The Major went backward and forward, and Mittler came frequently. The
evenings were generally spent in exactly the same way. Edward usually
read aloud, with more life and feeling than before; much better, and
even, it may be said, with more cheerfulness. It appeared as if he was
endeavoring, by light-heartedness as much as by devotion, to quicken
Ottilie's torpor into life, and dissolve her silence. He seated himself
in the same position as he used to do, that she might look over his
book; he was uneasy and distracted unless she was doing so, unless he
was sure that she was following his words with her eyes.

Every trace had vanished of the unpleasant, ungracious feelings of the
intervening time. No one had any secret complaint against another; there
were no cross purposes, no bitterness. The Major accompanied Charlotte's
playing with his violin, and Edward's flute sounded again, as formerly,
in harmony with Ottilie's piano. Thus they were now approaching Edward's
birthday, which the year before they had missed celebrating. This time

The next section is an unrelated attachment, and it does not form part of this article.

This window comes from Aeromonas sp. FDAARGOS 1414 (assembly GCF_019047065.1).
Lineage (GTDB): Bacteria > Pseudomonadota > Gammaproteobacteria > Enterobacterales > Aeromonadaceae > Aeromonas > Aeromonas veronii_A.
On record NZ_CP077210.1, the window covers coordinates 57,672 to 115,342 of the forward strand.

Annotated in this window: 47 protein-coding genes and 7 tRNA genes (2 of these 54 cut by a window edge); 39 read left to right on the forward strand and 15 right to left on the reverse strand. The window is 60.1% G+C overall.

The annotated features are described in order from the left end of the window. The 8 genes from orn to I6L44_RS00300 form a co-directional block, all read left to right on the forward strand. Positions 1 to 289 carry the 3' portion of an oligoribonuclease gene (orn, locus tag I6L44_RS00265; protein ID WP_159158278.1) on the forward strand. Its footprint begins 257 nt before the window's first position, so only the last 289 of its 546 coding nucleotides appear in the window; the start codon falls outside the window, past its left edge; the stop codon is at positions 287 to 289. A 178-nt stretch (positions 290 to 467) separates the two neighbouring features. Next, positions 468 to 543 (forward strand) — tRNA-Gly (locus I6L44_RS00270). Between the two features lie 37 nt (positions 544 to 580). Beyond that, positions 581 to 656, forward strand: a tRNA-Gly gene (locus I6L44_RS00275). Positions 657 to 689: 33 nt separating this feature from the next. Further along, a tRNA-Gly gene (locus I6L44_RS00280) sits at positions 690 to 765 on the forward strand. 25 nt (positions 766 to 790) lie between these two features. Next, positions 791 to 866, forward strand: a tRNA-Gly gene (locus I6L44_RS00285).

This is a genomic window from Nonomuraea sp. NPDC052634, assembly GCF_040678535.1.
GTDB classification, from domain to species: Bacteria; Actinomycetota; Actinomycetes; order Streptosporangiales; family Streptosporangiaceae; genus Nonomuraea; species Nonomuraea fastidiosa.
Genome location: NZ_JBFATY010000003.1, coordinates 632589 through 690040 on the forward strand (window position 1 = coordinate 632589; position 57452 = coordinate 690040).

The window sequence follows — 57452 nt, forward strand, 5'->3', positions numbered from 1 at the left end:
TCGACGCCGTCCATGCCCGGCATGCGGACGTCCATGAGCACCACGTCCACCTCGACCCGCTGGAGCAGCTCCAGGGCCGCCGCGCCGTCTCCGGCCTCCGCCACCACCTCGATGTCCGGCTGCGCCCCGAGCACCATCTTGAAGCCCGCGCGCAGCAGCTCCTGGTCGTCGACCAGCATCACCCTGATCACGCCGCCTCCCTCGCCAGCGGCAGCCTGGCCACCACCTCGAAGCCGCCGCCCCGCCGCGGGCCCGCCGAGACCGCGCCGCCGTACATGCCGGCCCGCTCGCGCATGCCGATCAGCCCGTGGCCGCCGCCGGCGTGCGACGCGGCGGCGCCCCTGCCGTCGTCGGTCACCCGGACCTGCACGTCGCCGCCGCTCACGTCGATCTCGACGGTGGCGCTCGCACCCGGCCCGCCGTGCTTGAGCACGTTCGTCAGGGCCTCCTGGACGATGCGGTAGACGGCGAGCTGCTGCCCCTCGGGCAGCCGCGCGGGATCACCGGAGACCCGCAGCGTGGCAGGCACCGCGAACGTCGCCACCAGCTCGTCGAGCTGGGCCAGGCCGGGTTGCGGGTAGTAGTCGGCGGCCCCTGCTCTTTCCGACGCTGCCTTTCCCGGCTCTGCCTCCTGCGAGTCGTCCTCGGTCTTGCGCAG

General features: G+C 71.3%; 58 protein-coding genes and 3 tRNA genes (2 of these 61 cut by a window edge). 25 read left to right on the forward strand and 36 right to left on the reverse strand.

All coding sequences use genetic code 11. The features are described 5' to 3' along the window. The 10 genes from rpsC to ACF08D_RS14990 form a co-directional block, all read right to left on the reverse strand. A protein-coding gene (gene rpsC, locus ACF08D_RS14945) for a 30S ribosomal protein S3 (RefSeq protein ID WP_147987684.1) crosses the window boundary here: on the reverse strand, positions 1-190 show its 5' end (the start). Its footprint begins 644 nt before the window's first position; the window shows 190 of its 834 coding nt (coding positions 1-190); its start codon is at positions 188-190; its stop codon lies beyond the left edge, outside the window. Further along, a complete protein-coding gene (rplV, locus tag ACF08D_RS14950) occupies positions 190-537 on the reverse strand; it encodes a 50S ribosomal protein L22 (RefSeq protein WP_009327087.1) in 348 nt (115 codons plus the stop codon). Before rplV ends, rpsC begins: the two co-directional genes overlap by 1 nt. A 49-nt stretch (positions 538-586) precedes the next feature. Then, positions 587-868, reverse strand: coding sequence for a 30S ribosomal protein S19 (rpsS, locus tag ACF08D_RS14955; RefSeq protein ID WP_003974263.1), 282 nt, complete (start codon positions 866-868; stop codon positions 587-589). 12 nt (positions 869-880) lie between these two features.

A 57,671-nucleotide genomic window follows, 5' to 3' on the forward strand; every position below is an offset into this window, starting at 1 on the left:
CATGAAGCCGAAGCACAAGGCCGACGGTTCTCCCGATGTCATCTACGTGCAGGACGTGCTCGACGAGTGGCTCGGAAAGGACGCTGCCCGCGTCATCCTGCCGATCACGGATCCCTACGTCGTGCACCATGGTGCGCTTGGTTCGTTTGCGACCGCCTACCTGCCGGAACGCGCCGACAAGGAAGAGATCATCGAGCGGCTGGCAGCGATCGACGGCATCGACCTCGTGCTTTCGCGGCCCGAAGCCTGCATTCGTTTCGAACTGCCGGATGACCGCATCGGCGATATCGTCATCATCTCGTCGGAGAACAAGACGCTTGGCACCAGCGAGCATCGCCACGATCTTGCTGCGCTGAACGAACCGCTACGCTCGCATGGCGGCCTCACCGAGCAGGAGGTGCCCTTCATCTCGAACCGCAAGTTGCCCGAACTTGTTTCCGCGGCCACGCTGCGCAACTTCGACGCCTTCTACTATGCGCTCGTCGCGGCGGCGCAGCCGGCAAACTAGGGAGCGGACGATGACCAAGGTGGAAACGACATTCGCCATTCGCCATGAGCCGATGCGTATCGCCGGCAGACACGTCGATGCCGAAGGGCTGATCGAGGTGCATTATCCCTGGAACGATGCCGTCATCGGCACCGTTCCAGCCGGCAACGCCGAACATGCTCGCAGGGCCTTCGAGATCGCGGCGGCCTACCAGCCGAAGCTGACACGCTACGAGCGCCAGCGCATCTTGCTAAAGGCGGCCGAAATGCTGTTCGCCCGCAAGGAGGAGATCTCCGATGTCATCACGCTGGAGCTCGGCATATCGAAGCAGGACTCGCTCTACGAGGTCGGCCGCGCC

they were to keep it without any outward festivities, in quiet enjoyment
among themselves. They had so settled it together, half expressly, half
from a tacit agreement. As they approached nearer to this epoch,
however, an anxiety about it, which had hitherto been more felt than
observed, became more noticeable in Ottilie's manner. She was to be seen
often in the garden examining the flowers: she had signified to the
gardener that he was to save as many as he could of every sort, and she
had been especially occupied with the asters, which this year were
blooming in beautiful profusion.


The most remarkable feature, however, which was observed about Ottilie
was that, for the first time, she had now unpacked the box, and had
selected a variety of things out of it, which she had cut up, and which
were intended evidently to make one complete suit for her. The rest,
with Nanny's assistance, she had endeavored to replace again, and she
had been hardly able to get it done, the space being over full, although
a portion had been taken out. The covetous little Nanny could never